"The name and the arches remain, but the menus and the way it's done have changed dramatically," Prof. Thompson said.
In France and some other countries, wine is served. In India, Maharaja Macs are made of lamb, not beef, in deference to Hindu sensibilities. In South Korea, McDonald's serves kimchi burgers as a paean to the aromatic, fermented cabbage that is a staple of the country's diet.
The new French menu features seven new sandwiches tied into Asterix's adventures against the Romans in pre-Christian times in a movie being released in February.
It isn't the fare you would find in suburban Des Moines: The McLutèce, for example, has emmenthal cheese; the McAlexandrie features grilled eggplant and olive sauce.
Marketers call it "glocalization" -- the creation of products or services intended for the global market but customized to suit a local culture.
It's not a strategy that applies to all products -- it makes little sense to adapt a Honda or BMW for local conditions. But many other multinational companies live by a strategy that dictates they must try to look and feel like a local company.
For example, Coca-Cola has long devolved power to its national divisions. There are, for example, about a dozen formulations of the cola drink around the world. (The Canadian formula is seven calories sweeter than the U.S. version.)
Yahoo, the Web portal, hires local teams to sift through content for each of its international sites.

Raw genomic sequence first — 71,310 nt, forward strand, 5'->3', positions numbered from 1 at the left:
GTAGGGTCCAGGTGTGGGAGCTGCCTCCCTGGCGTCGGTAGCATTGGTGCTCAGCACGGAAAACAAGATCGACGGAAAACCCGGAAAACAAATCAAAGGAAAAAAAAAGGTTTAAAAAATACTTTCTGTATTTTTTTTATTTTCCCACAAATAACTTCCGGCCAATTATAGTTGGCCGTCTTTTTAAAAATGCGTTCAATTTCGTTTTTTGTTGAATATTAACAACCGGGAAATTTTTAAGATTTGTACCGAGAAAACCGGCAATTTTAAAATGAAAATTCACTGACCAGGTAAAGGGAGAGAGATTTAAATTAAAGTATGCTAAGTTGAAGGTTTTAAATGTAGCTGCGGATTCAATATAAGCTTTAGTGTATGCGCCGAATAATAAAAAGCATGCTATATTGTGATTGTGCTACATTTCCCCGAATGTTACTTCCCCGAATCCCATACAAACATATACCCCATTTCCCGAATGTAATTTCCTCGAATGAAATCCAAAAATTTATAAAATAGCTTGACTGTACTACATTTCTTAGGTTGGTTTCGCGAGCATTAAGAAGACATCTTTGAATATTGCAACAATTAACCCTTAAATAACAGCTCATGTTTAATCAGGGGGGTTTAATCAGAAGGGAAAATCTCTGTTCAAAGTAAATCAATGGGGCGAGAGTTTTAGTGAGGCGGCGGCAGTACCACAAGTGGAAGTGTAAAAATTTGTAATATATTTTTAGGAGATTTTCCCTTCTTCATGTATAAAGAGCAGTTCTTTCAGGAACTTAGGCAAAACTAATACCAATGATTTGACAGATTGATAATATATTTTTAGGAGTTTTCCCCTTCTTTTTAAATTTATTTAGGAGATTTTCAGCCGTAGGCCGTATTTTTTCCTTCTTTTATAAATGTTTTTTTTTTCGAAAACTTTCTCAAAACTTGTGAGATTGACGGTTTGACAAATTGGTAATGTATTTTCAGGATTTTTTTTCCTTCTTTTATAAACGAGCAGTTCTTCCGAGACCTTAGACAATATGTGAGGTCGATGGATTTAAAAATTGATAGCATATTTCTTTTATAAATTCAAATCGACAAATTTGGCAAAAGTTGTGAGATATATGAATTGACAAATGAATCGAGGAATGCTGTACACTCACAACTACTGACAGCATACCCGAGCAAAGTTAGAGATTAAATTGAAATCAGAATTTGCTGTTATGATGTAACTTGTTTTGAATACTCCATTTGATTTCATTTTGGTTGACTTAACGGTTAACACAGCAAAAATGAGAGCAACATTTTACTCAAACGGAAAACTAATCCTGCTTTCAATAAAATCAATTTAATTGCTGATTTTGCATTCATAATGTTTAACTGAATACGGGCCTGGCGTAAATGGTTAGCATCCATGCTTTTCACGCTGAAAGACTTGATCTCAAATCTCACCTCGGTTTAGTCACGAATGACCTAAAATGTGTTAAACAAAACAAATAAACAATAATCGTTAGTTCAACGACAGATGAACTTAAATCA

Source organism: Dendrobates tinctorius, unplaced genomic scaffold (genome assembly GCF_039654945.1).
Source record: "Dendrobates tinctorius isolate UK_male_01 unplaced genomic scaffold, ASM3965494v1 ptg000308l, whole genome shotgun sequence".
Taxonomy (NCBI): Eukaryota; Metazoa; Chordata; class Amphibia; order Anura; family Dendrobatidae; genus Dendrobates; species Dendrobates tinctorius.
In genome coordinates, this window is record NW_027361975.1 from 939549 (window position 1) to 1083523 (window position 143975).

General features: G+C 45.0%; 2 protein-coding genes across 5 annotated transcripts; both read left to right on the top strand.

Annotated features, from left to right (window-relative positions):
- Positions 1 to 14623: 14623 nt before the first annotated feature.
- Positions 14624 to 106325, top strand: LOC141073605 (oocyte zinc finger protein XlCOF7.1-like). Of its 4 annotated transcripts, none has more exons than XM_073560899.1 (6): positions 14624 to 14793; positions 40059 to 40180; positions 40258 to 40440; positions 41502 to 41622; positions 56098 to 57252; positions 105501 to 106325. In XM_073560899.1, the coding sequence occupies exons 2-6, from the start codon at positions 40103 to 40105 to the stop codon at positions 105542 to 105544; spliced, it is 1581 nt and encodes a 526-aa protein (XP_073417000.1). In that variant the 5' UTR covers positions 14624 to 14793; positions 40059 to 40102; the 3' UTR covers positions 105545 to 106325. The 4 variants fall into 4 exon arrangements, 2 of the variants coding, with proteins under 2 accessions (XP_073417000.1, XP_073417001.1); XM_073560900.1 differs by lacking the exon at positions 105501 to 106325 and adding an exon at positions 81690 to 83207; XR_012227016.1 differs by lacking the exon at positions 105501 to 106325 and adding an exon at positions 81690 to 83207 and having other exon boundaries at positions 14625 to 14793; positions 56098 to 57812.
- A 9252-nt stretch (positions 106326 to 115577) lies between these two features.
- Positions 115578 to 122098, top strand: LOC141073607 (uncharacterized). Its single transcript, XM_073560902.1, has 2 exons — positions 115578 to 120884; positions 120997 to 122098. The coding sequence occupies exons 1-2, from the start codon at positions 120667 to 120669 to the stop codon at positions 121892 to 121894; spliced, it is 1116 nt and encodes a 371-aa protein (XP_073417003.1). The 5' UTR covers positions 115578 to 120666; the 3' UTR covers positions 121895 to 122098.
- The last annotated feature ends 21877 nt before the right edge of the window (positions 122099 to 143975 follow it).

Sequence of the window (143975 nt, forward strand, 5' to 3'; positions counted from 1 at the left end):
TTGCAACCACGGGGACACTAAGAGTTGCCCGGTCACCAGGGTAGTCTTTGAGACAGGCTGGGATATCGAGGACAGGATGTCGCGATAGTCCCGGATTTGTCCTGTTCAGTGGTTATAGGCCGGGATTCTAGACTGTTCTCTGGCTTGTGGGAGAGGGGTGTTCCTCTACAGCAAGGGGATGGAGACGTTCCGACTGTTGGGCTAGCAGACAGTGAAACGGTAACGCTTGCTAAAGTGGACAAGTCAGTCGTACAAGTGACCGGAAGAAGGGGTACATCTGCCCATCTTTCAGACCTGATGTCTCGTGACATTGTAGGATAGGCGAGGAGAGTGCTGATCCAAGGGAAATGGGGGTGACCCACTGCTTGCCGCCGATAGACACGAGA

Others have adopted the strategy after sad experience. Revlon, the beauty-products company, tried to expand in Asia in the late 1990s using ads that featured Cindy Crawford but it took a beating from L'Oréal, which used a Chinese star.
Prof. Thompson believes that giving Ronald McDonald le pink slip and appropriating Asterix is something of a master stroke.
"As a symbol of the francophonization of McDonald's, it is probably a excellent idea," he said. "It may be harder to trash a restaurant with Asterix standing outside than with Ronald."
Who is Asterix?
Asterix and his friends made their first appearance 43 years ago in the French magazine Pilote. Since then, more than 30 books have chronicled their adventures in resisting the powerful Roman army in ancient Gaul circa 50 BC.
Each book carries a relief drawing of ancient France with a Roman flagstaff plunged into the heart of the country: "All of Gaul is occupied by the Romans. All? No! A village of unconquerable Gauls forever resists the invader."
Asterix is aided in keeping his village out of Roman hands by a magic potion supplied by the druid Panoramix. His oafish friend, the stonecarver Obelix, is of invaluable help but he doesn't need the potion because he fell into a vat of it when he was a baby.
The series was the creation of René Goscinny and Albert Uderzo, who conceived of it as they sat on a Paris balcony one evening in 1959 and played with the stereotypes of France's long-vanished Celtic civilization.
Many critics find the Asterix books quintessentially French and complain that they don't travel well. Nevertheless, more than 280 million copies have been sold in 77 languages.